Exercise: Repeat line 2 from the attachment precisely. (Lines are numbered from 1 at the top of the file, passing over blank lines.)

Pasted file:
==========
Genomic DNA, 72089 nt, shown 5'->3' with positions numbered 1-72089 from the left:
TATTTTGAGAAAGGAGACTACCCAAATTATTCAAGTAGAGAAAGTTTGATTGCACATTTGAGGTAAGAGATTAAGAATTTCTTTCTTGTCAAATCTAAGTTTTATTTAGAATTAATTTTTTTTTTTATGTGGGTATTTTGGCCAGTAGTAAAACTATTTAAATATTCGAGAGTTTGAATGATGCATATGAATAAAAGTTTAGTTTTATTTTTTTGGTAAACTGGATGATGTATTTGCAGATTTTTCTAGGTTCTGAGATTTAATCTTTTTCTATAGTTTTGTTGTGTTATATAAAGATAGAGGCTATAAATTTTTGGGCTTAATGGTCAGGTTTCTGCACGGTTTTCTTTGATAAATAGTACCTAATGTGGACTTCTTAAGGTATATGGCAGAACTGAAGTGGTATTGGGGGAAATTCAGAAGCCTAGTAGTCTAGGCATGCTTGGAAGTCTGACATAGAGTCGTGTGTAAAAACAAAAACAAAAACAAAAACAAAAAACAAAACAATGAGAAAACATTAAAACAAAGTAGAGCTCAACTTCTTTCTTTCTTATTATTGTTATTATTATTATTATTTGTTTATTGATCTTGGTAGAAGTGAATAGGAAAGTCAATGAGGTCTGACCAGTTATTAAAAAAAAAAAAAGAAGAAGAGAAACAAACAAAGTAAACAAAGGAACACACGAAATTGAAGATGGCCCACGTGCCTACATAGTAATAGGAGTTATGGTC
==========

TATTTTGAGAAAGGAGACTACCCAAATTATTCAAGTAGAGAAAGTTTGATTGCACATTTGAGGTAAGAGATTAAGAATTTCTTTCTTGTCAAATCTAAGTTTTATTTAGAATTAATTTTTTTTTTTATGTGGGTATTTTGGCCAGTAGTAAAACTATTTAAATATTCGAGAGTTTGAATGATGCATATGAATAAAAGTTTAGTTTTATTTTTTTGGTAAACTGGATGATGTATTTGCAGATTTTTCTAGGTTCTGAGATTTAATCTTTTTCTATAGTTTTGTTGTGTTATATAAAGATAGAGGCTATAAATTTTTGGGCTTAATGGTCAGGTTTCTGCACGGTTTTCTTTGATAAATAGTACCTAATGTGGACTTCTTAAGGTATATGGCAGAACTGAAGTGGTATTGGGGGAAATTCAGAAGCCTAGTAGTCTAGGCATGCTTGGAAGTCTGACATAGAGTCGTGTGTAAAAACAAAAACAAAAACAAAAACAAAAAACAAAACAATGAGAAAACATTAAAACAAAGTAGAGCTCAACTTCTTTCTTTCTTATTATTGTTATTATTATTATTATTTGTTTATTGATCTTGGTAGAAGTGAATAGGAAAGTCAATGAGGTCTGACCAGTTATTAAAAAAAAAAAAAGAAGAAGAGAAACAAACAAAGTAAACAAAGGAACACACGAAATTGAAGATGGCCCACGTGCCTACATAGTAATAGGAGTTATGGTC